Muhammad Farid Khan

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For the Khyber Pakhtunkhwa politician, see Farid Khan (politician).
Seated left to right Sahibzada Mohammad Khurshid, Nawabzada Liaquat Ali Khan, first Prime Minister of Pakistan, Nawab Sir Muhammad Farid Khan of Amb, and Begum Ra'ana Liaquat Ali Khan, at Darband, Amb, in 1949.

Nawab Sir Muhammad Farid Khan, K.B.E. (died 1969), was the last ruling Nawab of the princely state of Amb, from 1936, when he succeeded his father Nawab Sir Muhammad Khan Zaman Khan,[citation needed] until his death in 1969. A small state in a subsidiary alliance with British India, in 1958 Amb was reported to have an area of 174 square miles and a population of 48,656.[1] Farid Khan was sagacious enough to recognise, by the late 1930s, the inevitability of Indian independence from British Rule and also saw the probability of the creation of a separate Muslim state i.e. Pakistan; and in a timely manner began to make overtures to the All India Muslim League leaders like the Quaid-e-Azam, Liaquat Ali Khan and others to protect his own interests.[citation needed]

After 1947[edit]

After the independence of Pakistan in 1947, Amb became fully independent, and remained so for the rest of 1947, but on 31 December the Nawab acceded his state to Pakistan.[2] Amb continued to be a semi-autonomous state within Pakistan until 1969, when following the death of the Nawab it was incorporated into the North West Frontier Province (now known as Khyber-Pakhtunkhwa). In 1971 formal recognition of the royal status and titles of the Nawabs by the Government of Pakistan also came to an end.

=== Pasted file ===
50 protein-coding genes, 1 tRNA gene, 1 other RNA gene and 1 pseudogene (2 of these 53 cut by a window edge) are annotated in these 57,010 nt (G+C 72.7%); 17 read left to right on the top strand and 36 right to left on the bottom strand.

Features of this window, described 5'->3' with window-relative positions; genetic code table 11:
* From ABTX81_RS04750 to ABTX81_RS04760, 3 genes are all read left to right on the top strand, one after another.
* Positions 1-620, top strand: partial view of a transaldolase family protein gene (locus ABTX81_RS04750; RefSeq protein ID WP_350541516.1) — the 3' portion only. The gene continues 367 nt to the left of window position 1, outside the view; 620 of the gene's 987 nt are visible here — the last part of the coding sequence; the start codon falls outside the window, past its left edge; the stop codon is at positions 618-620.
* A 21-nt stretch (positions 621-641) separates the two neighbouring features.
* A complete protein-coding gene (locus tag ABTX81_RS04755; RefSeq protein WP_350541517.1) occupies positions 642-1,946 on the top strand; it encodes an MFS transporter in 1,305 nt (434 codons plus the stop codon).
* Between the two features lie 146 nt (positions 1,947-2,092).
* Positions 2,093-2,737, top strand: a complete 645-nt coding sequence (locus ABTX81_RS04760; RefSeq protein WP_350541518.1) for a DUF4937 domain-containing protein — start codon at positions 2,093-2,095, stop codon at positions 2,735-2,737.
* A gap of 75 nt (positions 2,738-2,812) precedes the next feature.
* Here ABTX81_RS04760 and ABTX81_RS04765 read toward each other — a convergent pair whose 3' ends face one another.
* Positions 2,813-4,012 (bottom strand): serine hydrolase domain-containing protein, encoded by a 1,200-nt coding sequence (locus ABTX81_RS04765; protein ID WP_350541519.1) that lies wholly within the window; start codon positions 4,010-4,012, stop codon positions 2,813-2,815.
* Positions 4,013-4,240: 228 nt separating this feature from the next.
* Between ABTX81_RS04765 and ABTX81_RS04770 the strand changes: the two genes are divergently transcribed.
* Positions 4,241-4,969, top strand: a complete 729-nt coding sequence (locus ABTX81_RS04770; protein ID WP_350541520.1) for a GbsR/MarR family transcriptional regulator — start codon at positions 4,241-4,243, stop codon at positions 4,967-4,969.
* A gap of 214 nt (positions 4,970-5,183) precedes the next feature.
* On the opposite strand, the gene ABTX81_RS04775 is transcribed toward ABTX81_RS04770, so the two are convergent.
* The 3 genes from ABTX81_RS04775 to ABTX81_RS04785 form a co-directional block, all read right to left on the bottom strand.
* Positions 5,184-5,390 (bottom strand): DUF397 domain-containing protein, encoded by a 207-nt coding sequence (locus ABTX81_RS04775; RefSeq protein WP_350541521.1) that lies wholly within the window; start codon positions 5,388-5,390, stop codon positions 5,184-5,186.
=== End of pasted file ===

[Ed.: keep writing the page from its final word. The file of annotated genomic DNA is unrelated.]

Khan's contributions to the Pakistan movement were acknowledged by the Quaid e Azam.[3][4]


  1. ^ Amiya Ranjan Mukherjee, Current Affairs (1958), p. 337
  2. ^ Z. H. Zaidi, CHRONOLOGY OF ACCESSION OF STATES TO PAKISTAN in Quaid-i-Azam Mohammad Ali Jinnah Papers: The States (Quaid-i-Azam Papers Project, 1993), p. xxxix
  3. ^ Mahomed Ali Jinnah, Z. H. Zaidi, Quaid-I-Azam Mohammad Ali Jinnah Papers: First Series, Volume III: On the Threshold of Pakistan, July 1–25, 1947 (Oxford University Press, 1997, ISBN 978-969-8156-07-7, 1120 pp.)
  4. ^ Sana Haroon, Frontier of faith: Islam in the Indo-Afghan borderland (Columbia University Press, 2008, ISBN 978-0-231-70013-9, 254 pp.)